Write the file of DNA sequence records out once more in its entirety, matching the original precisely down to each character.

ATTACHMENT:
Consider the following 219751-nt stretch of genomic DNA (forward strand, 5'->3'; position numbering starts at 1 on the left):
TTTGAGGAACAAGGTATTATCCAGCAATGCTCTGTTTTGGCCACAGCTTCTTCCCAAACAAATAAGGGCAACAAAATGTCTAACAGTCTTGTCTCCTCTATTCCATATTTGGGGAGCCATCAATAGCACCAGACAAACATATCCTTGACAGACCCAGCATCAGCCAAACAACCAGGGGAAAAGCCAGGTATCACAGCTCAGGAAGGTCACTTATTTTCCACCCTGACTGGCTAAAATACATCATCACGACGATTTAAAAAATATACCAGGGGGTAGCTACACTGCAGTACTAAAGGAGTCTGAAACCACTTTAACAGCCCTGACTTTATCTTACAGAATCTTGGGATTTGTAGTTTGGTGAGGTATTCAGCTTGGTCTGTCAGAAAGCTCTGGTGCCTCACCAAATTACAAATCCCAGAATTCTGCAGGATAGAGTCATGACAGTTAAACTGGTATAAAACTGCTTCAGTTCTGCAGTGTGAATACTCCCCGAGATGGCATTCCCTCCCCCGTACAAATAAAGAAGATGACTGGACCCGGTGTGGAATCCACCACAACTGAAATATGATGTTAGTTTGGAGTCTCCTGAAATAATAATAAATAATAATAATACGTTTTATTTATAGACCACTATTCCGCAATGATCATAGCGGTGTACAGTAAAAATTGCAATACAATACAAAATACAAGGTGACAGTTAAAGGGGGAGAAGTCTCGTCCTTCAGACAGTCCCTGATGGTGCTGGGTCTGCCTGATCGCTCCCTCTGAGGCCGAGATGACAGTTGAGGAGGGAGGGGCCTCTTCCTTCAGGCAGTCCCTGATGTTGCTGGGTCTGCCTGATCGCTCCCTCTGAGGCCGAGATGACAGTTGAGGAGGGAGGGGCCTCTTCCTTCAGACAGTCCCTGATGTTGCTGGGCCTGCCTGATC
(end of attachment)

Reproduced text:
Consider the following 219751-nt stretch of genomic DNA (forward strand, 5'->3'; position numbering starts at 1 on the left):
TTTGAGGAACAAGGTATTATCCAGCAATGCTCTGTTTTGGCCACAGCTTCTTCCCAAACAAATAAGGGCAACAAAATGTCTAACAGTCTTGTCTCCTCTATTCCATATTTGGGGAGCCATCAATAGCACCAGACAAACATATCCTTGACAGACCCAGCATCAGCCAAACAACCAGGGGAAAAGCCAGGTATCACAGCTCAGGAAGGTCACTTATTTTCCACCCTGACTGGCTAAAATACATCATCACGACGATTTAAAAAATATACCAGGGGGTAGCTACACTGCAGTACTAAAGGAGTCTGAAACCACTTTAACAGCCCTGACTTTATCTTACAGAATCTTGGGATTTGTAGTTTGGTGAGGTATTCAGCTTGGTCTGTCAGAAAGCTCTGGTGCCTCACCAAATTACAAATCCCAGAATTCTGCAGGATAGAGTCATGACAGTTAAACTGGTATAAAACTGCTTCAGTTCTGCAGTGTGAATACTCCCCGAGATGGCATTCCCTCCCCCGTACAAATAAAGAAGATGACTGGACCCGGTGTGGAATCCACCACAACTGAAATATGATGTTAGTTTGGAGTCTCCTGAAATAATAATAAATAATAATAATACGTTTTATTTATAGACCACTATTCCGCAATGATCATAGCGGTGTACAGTAAAAATTGCAATACAATACAAAATACAAGGTGACAGTTAAAGGGGGAGAAGTCTCGTCCTTCAGACAGTCCCTGATGGTGCTGGGTCTGCCTGATCGCTCCCTCTGAGGCCGAGATGACAGTTGAGGAGGGAGGGGCCTCTTCCTTCAGGCAGTCCCTGATGTTGCTGGGTCTGCCTGATCGCTCCCTCTGAGGCCGAGATGACAGTTGAGGAGGGAGGGGCCTCTTCCTTCAGACAGTCCCTGATGTTGCTGGGCCTGCCTGATC